Public sector unionism was always conceptually flawed. On the one hand, why should people who work for government be denied the same opportunity to collectively bargain as private sector employees? On the other, the incentives that justified private sector unions didn’t apply to the public sector, making the system untenable. Whoda thought? Me, actually.
But then, my doubts as to the viability of public sector unionism barely scratched the surface of the problem when it came to police unions. There was another, entirely separate, dynamic at play, and we’re paying for it now.
In a New York Times op-ed, Jonathan Smith, an associate dean of the law school at the University of the District of Columbia, and formerly a senior litigator in the civil rights division of the Department of Justice, explains what followed the 1960s Kerner Commission report on why minorities were rioting in the inner cities.
The Fraternal Order of Police and other rank-and-file police groups adopted a defensive strategy toward this pressure. They lobbied state legislatures to enact law enforcement “bills of rights” that placed strict limits on accountability.
In big cities, where police unions have political clout, rigid union contracts also restricted the ability of police chiefs and civilian oversight bodies to tackle misconduct. As a result, an officer involved in a shooting often cannot be interviewed at the scene; internal affairs investigators have to wait days to get a statement.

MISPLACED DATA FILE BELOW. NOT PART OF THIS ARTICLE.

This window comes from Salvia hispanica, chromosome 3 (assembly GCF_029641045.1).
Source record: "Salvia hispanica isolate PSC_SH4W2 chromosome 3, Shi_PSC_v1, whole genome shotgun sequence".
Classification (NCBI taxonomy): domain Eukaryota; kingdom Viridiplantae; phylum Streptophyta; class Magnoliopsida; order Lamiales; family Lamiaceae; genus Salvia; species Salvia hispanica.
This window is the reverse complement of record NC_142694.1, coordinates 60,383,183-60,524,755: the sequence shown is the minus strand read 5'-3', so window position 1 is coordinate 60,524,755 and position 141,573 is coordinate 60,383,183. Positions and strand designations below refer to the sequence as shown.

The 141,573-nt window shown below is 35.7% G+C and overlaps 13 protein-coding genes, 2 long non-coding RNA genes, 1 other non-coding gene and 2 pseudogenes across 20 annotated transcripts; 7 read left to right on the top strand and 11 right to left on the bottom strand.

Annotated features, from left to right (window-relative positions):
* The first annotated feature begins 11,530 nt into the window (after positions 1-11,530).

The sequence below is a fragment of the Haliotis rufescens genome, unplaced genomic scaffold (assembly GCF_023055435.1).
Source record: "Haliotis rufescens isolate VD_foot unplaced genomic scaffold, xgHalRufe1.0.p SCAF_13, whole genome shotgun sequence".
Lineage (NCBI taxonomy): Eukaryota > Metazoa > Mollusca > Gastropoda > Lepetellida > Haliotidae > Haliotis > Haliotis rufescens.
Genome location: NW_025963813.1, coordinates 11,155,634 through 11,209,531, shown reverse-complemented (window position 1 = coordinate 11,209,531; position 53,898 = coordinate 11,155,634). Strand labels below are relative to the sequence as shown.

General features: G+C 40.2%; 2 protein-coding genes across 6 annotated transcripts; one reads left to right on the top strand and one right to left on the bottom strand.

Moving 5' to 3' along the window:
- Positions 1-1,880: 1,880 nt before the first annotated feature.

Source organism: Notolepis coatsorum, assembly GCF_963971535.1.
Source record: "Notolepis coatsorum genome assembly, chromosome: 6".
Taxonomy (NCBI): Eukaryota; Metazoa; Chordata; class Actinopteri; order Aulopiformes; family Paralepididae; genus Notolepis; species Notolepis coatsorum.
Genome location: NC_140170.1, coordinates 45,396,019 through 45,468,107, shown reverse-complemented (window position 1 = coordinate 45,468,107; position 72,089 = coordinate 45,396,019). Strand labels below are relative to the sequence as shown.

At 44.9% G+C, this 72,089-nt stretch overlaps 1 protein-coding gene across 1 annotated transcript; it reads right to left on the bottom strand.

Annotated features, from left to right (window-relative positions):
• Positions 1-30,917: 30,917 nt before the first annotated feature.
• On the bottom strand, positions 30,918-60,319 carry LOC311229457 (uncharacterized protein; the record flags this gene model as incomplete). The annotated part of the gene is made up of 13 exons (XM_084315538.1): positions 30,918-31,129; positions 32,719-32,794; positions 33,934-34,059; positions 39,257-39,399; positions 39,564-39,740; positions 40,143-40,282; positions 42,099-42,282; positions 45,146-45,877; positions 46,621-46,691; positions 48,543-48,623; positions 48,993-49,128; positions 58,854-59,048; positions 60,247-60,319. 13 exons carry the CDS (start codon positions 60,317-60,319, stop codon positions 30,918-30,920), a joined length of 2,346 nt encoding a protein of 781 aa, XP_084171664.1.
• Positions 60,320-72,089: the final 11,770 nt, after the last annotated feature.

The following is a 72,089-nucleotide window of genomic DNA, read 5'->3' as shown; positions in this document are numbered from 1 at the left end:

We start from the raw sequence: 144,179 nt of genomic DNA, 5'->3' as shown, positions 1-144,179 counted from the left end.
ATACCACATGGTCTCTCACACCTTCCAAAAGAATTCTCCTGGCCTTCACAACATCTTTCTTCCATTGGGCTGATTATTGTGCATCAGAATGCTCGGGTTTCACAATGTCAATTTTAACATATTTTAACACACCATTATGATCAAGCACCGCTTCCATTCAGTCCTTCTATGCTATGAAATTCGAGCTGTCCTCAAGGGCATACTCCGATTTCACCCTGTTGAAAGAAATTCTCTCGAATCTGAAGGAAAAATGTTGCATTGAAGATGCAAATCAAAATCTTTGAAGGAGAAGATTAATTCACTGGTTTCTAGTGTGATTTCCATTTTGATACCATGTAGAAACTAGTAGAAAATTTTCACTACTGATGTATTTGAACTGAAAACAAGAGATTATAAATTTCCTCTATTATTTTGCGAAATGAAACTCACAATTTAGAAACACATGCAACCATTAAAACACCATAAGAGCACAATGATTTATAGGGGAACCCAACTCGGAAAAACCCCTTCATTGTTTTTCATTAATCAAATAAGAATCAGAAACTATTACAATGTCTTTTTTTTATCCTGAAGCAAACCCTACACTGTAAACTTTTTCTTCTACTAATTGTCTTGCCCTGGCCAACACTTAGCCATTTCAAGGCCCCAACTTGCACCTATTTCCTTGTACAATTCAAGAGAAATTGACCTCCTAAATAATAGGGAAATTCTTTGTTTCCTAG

Many police departments allow officers to collaborate on a use-of-force report and permit officers to view bodycam recordings before writing a report to “get the story straight.” We found that senior officers rarely questioned a use-of-force report, even if it was incomplete or inconsistent, or used boilerplate language.
And so we’re left with this morass of union rules, “rights” afforded cops that no one else in America enjoys, all of which provide ready excuses for why police departments are saddled with bad cops and can do nothing about it. Walter Olson at Overlawyered has been pounding this point home for a long time, as has Radley Balko.
One oft-heard claim that these laws merely give suspected cops the same rights as other suspected citizens. Don’t miss Ken White’s new post at Popehat blowing that argument to smithereens. Equally laughable is the suggestion from union brass that the laws merely put into effect Fifth Amendment or other constitutional rights. While a few cases from the Warren Court era did invent new constitutional constraints on public agencies’ handling of employee investigations, LEOBR laws go far beyond anything in those cases.
Smith goes on to echo these problems, that union contracts and LEOBOR serve not only as a means of blocking oversight on their own, but provide a ready excuse for police departments to avoid cleaning up their mess.
Union-negotiated rules are only one barrier to change — and police chiefs sometimes cite union contracts unfairly, as an excuse for inaction. But state laws and collective bargaining agreements must be reformed. Disciplinary procedures should be less complex and rules that limit the effectiveness of civilian oversight must be eliminated. Transparency in police conduct must be the rule.